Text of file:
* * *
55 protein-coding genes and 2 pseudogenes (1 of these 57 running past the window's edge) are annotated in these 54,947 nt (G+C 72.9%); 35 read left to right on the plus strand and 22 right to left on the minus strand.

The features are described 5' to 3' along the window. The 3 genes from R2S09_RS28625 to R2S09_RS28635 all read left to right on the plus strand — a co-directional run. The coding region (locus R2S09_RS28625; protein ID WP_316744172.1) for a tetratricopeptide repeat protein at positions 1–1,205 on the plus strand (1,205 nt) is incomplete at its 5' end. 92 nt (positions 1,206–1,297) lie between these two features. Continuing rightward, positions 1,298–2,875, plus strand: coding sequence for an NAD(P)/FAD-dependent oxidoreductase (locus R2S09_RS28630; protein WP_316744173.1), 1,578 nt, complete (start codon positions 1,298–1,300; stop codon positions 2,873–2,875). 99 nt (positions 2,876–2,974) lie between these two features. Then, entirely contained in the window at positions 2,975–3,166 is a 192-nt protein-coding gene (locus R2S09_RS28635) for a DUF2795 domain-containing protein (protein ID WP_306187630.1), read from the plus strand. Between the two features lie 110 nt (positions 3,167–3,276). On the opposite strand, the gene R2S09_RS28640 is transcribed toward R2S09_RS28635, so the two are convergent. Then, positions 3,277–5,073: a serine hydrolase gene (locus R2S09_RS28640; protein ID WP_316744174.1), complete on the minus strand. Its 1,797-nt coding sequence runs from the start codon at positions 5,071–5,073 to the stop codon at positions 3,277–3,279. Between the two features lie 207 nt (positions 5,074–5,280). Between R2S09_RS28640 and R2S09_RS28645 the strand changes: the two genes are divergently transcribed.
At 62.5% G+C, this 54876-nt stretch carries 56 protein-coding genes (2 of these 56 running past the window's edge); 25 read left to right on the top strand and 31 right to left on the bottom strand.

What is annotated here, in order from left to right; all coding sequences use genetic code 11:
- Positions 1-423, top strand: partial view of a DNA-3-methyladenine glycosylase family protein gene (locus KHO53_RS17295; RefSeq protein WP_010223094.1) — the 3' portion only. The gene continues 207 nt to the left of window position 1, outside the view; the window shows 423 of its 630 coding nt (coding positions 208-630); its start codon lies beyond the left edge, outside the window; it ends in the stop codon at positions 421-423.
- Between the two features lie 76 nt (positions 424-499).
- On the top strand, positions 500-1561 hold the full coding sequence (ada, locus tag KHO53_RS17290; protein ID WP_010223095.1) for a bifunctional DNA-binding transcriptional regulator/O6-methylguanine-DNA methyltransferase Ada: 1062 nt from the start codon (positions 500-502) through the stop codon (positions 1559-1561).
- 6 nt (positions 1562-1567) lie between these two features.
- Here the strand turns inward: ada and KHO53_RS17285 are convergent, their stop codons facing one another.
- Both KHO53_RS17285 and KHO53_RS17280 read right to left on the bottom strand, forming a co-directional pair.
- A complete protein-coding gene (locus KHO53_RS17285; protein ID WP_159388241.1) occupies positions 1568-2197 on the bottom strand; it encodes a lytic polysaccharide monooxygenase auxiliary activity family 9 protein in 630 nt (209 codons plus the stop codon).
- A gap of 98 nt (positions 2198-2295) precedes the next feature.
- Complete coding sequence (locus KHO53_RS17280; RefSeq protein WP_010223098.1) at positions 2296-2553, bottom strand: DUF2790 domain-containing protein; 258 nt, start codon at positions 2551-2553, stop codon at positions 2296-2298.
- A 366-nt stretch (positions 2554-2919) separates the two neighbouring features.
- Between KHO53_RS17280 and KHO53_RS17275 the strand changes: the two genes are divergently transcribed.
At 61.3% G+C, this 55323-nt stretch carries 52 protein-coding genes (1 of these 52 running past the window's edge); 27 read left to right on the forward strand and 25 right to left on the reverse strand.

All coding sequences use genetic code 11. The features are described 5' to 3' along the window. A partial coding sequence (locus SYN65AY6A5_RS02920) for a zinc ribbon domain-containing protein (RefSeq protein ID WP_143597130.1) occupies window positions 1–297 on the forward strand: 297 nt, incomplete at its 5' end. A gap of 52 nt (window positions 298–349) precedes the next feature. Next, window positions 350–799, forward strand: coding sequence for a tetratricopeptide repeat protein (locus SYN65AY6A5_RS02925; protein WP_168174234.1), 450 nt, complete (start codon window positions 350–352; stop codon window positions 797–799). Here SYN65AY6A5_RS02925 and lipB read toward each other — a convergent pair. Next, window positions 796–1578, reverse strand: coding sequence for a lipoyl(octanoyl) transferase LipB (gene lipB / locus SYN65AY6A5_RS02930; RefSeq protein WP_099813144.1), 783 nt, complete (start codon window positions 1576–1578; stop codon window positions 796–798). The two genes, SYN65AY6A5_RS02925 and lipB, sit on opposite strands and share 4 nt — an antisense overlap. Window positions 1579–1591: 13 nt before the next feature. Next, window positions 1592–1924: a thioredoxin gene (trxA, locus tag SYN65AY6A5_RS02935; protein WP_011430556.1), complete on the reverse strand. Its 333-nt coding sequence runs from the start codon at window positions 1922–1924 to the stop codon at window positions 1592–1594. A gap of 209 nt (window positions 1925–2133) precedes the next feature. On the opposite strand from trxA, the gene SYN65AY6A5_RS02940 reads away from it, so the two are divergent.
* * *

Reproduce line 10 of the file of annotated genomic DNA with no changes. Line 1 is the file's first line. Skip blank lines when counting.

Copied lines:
- Both KHO53_RS17285 and KHO53_RS17280 read right to left on the bottom strand, forming a co-directional pair.